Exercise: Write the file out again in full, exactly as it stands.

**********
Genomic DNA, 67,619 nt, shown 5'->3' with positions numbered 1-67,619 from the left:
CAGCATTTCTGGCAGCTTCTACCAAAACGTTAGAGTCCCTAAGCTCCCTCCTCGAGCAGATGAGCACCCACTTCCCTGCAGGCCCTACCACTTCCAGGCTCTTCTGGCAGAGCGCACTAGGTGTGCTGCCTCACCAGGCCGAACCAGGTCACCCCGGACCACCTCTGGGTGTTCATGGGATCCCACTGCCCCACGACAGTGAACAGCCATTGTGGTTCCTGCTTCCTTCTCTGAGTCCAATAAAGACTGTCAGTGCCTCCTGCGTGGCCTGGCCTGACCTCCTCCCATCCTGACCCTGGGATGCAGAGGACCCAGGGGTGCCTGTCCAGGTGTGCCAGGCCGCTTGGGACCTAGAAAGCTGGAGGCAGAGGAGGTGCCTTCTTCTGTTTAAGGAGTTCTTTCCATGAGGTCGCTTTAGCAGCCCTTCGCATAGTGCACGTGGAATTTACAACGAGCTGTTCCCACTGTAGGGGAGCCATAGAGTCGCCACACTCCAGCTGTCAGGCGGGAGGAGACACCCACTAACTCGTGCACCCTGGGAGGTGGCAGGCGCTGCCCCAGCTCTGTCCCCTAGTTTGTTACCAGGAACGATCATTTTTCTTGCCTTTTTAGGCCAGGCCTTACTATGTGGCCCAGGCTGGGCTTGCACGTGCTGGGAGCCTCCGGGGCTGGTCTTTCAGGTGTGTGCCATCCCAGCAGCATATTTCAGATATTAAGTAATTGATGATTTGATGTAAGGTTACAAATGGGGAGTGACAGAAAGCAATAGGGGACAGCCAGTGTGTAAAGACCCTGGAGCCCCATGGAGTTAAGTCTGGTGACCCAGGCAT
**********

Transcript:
Genomic DNA, 67,619 nt, shown 5'->3' with positions numbered 1-67,619 from the left:
CAGCATTTCTGGCAGCTTCTACCAAAACGTTAGAGTCCCTAAGCTCCCTCCTCGAGCAGATGAGCACCCACTTCCCTGCAGGCCCTACCACTTCCAGGCTCTTCTGGCAGAGCGCACTAGGTGTGCTGCCTCACCAGGCCGAACCAGGTCACCCCGGACCACCTCTGGGTGTTCATGGGATCCCACTGCCCCACGACAGTGAACAGCCATTGTGGTTCCTGCTTCCTTCTCTGAGTCCAATAAAGACTGTCAGTGCCTCCTGCGTGGCCTGGCCTGACCTCCTCCCATCCTGACCCTGGGATGCAGAGGACCCAGGGGTGCCTGTCCAGGTGTGCCAGGCCGCTTGGGACCTAGAAAGCTGGAGGCAGAGGAGGTGCCTTCTTCTGTTTAAGGAGTTCTTTCCATGAGGTCGCTTTAGCAGCCCTTCGCATAGTGCACGTGGAATTTACAACGAGCTGTTCCCACTGTAGGGGAGCCATAGAGTCGCCACACTCCAGCTGTCAGGCGGGAGGAGACACCCACTAACTCGTGCACCCTGGGAGGTGGCAGGCGCTGCCCCAGCTCTGTCCCCTAGTTTGTTACCAGGAACGATCATTTTTCTTGCCTTTTTAGGCCAGGCCTTACTATGTGGCCCAGGCTGGGCTTGCACGTGCTGGGAGCCTCCGGGGCTGGTCTTTCAGGTGTGTGCCATCCCAGCAGCATATTTCAGATATTAAGTAATTGATGATTTGATGTAAGGTTACAAATGGGGAGTGACAGAAAGCAATAGGGGACAGCCAGTGTGTAAAGACCCTGGAGCCCCATGGAGTTAAGTCTGGTGACCCAGGCAT